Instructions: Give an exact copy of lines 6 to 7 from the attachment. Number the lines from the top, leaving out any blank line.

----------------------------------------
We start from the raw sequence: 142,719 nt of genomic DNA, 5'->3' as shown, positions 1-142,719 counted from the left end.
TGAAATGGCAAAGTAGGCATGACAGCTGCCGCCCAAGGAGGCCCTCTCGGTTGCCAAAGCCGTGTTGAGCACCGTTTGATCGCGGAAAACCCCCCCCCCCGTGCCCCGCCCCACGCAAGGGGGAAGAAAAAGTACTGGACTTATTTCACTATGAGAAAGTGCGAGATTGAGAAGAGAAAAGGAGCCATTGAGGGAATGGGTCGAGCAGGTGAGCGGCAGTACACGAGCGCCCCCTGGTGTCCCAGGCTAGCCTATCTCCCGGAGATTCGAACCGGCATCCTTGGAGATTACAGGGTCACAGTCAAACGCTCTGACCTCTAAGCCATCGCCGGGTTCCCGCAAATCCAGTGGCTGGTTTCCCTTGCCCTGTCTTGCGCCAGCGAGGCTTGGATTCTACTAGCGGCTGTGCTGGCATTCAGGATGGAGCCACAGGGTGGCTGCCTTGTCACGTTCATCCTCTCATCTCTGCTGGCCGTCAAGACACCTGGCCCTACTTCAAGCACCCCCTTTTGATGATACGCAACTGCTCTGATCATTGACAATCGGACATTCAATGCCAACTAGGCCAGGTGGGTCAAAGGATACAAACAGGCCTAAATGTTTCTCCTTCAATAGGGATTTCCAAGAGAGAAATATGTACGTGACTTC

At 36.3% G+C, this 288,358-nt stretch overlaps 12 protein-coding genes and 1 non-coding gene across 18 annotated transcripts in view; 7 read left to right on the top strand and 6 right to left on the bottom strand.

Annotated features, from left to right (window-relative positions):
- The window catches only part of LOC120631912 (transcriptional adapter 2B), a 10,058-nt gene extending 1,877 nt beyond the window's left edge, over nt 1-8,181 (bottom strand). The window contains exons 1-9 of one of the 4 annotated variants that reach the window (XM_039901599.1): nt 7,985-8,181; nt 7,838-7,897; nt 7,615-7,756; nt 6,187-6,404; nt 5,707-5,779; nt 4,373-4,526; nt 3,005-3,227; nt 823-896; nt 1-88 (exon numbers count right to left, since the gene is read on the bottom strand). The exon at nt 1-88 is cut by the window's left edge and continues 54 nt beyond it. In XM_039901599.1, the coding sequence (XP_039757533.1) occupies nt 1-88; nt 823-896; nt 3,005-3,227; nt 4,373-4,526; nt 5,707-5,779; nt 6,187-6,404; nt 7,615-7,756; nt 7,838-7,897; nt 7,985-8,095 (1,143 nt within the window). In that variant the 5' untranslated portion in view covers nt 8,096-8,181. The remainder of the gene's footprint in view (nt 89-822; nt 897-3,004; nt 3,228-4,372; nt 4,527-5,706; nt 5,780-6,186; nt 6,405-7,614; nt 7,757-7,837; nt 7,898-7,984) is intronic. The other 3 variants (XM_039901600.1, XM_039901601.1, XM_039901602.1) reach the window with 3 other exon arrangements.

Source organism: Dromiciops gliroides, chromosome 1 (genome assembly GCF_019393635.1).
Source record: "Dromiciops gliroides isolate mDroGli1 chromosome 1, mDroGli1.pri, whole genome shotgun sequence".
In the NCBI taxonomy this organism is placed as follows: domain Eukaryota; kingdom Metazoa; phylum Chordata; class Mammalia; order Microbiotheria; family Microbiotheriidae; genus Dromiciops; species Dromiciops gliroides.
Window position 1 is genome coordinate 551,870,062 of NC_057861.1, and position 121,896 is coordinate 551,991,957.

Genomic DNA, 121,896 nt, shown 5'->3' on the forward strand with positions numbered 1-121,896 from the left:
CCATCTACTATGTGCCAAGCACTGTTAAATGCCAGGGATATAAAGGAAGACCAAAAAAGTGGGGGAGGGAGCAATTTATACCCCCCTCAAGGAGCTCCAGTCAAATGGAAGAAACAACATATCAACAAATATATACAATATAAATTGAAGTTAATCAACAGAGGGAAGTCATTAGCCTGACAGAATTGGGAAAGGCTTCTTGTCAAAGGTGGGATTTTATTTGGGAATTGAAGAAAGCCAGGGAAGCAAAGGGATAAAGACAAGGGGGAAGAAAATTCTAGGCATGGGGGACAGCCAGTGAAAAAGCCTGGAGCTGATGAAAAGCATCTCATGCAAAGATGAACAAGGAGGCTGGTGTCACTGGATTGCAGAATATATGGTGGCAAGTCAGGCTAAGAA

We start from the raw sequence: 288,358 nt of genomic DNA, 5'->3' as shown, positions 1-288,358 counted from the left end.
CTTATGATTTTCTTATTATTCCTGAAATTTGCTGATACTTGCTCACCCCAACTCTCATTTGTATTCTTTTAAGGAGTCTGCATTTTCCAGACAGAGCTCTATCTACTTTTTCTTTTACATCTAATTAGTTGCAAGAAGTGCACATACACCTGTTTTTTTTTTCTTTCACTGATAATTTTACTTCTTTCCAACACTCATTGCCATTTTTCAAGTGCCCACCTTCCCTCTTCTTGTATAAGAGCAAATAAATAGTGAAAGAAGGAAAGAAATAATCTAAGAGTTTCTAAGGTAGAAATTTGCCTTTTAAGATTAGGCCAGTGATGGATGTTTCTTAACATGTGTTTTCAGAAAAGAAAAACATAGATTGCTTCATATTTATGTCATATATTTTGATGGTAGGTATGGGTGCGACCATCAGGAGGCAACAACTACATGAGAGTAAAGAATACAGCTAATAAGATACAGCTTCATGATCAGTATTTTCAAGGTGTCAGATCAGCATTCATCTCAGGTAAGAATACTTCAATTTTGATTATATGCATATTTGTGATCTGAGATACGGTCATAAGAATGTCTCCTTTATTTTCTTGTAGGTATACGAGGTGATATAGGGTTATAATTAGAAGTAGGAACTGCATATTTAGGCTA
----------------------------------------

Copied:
Source organism: Dromiciops gliroides, chromosome 1 (genome assembly GCF_019393635.1).
Source record: "Dromiciops gliroides isolate mDroGli1 chromosome 1, mDroGli1.pri, whole genome shotgun sequence".